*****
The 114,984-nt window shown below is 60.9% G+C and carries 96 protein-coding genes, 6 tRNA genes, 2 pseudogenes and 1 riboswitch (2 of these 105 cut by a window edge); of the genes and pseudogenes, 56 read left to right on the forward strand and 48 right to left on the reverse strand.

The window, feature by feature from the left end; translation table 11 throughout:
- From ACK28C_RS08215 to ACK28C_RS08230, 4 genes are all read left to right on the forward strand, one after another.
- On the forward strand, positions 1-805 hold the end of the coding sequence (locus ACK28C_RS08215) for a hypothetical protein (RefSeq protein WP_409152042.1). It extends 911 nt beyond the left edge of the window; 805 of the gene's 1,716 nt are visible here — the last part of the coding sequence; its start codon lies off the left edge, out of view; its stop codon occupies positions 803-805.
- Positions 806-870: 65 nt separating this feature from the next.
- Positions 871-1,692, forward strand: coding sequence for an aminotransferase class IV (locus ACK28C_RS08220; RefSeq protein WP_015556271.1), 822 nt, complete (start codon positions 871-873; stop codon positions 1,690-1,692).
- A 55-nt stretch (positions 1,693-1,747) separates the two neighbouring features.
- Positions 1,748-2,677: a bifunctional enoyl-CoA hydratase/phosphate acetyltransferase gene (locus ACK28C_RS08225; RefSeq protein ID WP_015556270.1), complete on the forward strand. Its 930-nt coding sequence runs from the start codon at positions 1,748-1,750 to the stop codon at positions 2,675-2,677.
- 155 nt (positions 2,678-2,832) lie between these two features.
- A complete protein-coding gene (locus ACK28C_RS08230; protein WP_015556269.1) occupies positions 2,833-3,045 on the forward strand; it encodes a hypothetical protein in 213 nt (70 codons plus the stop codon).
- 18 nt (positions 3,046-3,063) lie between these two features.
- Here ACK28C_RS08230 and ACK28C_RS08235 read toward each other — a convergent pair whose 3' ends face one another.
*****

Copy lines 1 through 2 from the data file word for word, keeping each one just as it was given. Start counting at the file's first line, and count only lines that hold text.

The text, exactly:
The 114,984-nt window shown below is 60.9% G+C and carries 96 protein-coding genes, 6 tRNA genes, 2 pseudogenes and 1 riboswitch (2 of these 105 cut by a window edge); of the genes and pseudogenes, 56 read left to right on the forward strand and 48 right to left on the reverse strand.

The window, feature by feature from the left end; translation table 11 throughout: